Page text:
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Some Ports Realize They May Not Want Cruises Back Once Covid Is Over | Frommer's Andres Medecigo/ Unsplash

Some Ports Realize They May Not Want Cruises Back Once Covid Is Over

As Covid-19 recedes, vacationers may see major shifts in cruise itineraries. Citizens in major ports of call have tasted life without the presence of big cruise ships—and some destinations are deciding they prefer things that way. 

First, it was Key West, Florida, a mainstay of affordable Western Caribbean cruises. For years, locals have been complaining that cruise ship traffic hasn't provided much of a boon to most businesses, and in last November's election, residents voted by a comfortable margin to forbid ships carrying more than 1,300 passengers to dock in the city's Old Town. 

Then the opposition to massive vessels in Venice, Italy, hardened. Activists there had been trying for years to exclude big ships from the ancient city's most delicate canals. When Covid-19 docked all cruise ships worldwide, locals seized the moment to point to how peaceful life could be without cruises.

As the debate raged, MSC and Costa both dropped Venice from their 2020 offerings, and Royal Caribbean announced that when cruising returns, its ships will stop instead at Ravenna, about 90 miles south. Passengers will reach Venice by bus.

Now, the Cayman Islands in the Caribbean is the latest place to realize that it's not itching to welcome cruise ships back. In Before Times, the harbor at Grand Cayman might be clogged with major ships (as seen in the photo above). But in January 2021, Premier Alden McLaughlin said in a press briefing, “I don’t see cruise tourism resuming . . . on any sort of significant level before next year. . . . The cruise ship business is not really within our contemplation at this stage.”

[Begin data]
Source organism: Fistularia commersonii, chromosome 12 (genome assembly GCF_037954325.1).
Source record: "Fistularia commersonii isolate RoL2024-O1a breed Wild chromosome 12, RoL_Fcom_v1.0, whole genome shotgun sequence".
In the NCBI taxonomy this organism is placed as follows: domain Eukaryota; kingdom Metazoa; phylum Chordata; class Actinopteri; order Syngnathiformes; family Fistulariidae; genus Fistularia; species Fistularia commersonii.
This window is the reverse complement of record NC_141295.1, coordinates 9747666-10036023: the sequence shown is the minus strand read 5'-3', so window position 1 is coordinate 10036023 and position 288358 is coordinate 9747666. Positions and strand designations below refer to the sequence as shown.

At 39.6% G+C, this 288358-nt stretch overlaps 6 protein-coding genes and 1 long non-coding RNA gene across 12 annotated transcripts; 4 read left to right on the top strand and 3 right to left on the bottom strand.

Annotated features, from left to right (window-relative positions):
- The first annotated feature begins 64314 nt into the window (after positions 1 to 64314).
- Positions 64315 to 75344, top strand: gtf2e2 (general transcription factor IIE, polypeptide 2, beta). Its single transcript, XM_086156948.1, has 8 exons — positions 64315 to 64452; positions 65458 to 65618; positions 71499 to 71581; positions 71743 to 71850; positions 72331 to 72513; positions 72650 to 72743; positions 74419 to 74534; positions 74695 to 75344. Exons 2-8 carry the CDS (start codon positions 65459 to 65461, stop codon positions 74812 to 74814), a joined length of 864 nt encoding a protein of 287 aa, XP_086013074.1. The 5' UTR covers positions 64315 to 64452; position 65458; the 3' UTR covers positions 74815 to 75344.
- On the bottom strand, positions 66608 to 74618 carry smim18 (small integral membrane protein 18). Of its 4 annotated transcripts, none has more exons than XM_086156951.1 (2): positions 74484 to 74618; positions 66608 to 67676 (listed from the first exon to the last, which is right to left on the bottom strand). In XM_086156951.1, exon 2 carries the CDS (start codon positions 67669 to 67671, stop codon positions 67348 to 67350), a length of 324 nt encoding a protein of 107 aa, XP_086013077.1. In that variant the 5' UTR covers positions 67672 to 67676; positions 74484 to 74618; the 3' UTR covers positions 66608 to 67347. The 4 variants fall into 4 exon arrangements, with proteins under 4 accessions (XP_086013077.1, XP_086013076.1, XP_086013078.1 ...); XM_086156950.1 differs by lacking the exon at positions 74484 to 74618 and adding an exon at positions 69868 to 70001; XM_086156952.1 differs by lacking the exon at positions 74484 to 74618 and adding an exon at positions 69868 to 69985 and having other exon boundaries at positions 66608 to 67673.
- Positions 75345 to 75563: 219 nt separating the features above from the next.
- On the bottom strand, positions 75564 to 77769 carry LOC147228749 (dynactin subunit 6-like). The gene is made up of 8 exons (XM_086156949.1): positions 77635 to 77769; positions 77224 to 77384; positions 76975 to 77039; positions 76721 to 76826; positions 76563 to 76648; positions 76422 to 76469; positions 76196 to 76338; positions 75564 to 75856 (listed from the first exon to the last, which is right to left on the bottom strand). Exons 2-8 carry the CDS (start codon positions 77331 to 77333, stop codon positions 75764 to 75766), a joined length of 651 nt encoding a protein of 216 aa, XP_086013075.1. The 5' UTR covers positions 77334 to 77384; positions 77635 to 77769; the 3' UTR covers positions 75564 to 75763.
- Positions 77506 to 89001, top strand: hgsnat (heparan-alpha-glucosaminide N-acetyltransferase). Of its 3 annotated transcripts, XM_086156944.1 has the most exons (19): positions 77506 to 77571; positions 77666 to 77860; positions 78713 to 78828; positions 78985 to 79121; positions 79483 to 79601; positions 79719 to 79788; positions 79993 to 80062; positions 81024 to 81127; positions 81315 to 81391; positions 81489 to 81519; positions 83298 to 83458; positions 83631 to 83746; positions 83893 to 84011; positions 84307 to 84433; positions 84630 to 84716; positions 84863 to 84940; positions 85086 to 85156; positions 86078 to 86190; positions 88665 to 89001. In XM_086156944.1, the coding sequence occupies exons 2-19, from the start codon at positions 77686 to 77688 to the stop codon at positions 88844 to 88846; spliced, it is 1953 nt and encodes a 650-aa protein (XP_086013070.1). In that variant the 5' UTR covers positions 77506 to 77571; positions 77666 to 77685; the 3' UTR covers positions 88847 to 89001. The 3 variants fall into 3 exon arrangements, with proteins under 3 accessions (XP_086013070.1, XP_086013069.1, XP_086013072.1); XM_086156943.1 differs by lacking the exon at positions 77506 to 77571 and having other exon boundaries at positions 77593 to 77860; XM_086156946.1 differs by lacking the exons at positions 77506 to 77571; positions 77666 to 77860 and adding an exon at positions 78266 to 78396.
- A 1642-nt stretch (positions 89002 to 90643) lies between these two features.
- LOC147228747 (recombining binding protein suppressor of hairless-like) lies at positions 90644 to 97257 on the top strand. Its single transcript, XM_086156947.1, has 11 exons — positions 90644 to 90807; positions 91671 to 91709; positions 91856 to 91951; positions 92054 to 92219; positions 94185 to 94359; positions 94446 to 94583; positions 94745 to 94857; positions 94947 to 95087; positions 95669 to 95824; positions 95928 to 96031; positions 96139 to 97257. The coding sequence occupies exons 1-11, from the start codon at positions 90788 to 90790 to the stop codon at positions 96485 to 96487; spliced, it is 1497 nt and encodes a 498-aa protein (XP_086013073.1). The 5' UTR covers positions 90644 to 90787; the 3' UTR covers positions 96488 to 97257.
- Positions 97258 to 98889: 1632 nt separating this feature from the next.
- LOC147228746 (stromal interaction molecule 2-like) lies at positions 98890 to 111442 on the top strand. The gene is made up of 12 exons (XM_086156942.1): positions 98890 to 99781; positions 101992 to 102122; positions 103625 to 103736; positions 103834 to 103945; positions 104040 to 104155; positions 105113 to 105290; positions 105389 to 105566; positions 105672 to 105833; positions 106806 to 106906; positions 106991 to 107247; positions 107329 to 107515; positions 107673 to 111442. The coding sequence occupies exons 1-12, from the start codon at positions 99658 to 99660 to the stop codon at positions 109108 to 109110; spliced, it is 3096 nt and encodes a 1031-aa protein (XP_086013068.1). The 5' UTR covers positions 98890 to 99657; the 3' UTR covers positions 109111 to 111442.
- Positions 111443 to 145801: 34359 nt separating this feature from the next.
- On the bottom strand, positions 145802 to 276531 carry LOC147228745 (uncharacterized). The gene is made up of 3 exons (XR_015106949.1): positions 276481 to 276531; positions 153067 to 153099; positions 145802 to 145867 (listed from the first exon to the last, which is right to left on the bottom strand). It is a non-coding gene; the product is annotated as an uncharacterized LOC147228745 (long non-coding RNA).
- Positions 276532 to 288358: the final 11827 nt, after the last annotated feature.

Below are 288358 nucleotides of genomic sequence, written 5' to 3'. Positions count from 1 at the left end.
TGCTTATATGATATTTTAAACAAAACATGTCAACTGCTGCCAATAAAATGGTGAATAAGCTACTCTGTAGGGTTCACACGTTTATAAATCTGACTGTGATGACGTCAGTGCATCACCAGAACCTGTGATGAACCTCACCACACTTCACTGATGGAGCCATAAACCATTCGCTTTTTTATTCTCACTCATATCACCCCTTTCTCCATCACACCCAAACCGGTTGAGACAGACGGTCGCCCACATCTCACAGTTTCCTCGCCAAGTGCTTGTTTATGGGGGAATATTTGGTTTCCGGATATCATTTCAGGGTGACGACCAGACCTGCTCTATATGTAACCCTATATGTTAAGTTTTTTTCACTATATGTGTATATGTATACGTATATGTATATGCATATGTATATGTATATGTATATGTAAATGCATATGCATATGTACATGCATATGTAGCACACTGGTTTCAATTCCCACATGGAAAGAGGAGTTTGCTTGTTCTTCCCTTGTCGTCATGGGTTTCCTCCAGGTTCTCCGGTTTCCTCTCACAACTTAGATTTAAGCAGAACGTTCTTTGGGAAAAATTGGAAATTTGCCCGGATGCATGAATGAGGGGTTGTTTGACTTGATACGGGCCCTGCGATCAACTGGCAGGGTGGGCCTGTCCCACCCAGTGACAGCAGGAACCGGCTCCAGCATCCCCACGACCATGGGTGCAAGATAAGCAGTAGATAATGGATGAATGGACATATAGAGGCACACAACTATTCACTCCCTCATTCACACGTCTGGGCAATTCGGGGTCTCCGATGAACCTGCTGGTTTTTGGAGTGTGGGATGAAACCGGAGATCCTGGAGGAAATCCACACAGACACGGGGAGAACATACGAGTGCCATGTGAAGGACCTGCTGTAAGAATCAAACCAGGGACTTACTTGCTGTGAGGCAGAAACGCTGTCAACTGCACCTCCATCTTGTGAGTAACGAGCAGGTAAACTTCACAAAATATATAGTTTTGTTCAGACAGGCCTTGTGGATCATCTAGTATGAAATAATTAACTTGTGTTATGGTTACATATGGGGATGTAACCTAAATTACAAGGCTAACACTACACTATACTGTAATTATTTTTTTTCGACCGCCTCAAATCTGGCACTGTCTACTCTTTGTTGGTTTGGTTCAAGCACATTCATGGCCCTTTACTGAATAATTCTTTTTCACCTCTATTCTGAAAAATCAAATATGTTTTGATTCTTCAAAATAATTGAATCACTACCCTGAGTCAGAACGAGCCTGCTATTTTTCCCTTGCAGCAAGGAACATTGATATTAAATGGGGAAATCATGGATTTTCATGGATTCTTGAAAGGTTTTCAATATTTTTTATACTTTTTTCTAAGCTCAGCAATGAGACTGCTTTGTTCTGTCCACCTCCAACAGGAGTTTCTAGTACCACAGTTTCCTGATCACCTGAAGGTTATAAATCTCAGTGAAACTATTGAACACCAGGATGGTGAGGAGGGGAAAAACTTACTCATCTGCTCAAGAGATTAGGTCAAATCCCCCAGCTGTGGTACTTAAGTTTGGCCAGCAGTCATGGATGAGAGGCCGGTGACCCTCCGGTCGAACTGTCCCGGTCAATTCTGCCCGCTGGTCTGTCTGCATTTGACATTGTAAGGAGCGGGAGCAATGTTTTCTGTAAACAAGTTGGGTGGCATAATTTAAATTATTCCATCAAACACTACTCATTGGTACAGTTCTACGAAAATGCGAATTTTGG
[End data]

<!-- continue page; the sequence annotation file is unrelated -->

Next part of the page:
Most ports worldwide still retain bans on cruise ships out of coronavirus fears, giving residents and local officials more time to reassess just how intense they want their engagement with the industry to be in the future. 

The Seychelles, in the Indian Ocean, and Guernsey in the U.K. Channel Islands have already decided to ban cruise ships until 2022, even as their tourism industries lay plans to reopen through other avenues.

The longer the uncertainty of Covid-19 is drawn out, the more time smaller port towns have to reassess just what cruise ships add to—or detract from—local life.

The cruise industry has always meant big money—but often, it only flows to a select few. In many of the places where battles are forming, the lines are being drawn between small business owners, who feel they can thrive without the ships, and moneyed politicians, who want to make lucrative deals with cruise companies and their chosen vendors.

In Florida, Republican legislators are trying to claim the right to control Key West's port for themselves instead of letting locals decide. In Venice, residents are appealing to the Italian prime minister, who appears to be siding, for now at least, with the cruise companies as he works toward compromise.

A shakeup of available ports would affect regions differently. In the Caribbean, there are enough alternate ports and private, cruise company–owned islands to fill blank spaces in itineraries. Besides, replacing a port call with a day spent at sea in a warm-weather spot wouldn't deter most vacationers, who are seeking sun anyway.

But in Europe, travelers use cruise ships as an easy way to visit iconic cities that can't be easily substituted. Cruise ship bans could introduce inconvenience and mayhem to vacations, forcing more ships into unappealing industrial ports and requiring passengers to spend more time traveling to landmarks via motor coach.

The final word hasn't been written in any of these places. Where will the big ships return with their hordes of vacationers, and where will they be forevermore kept at bay?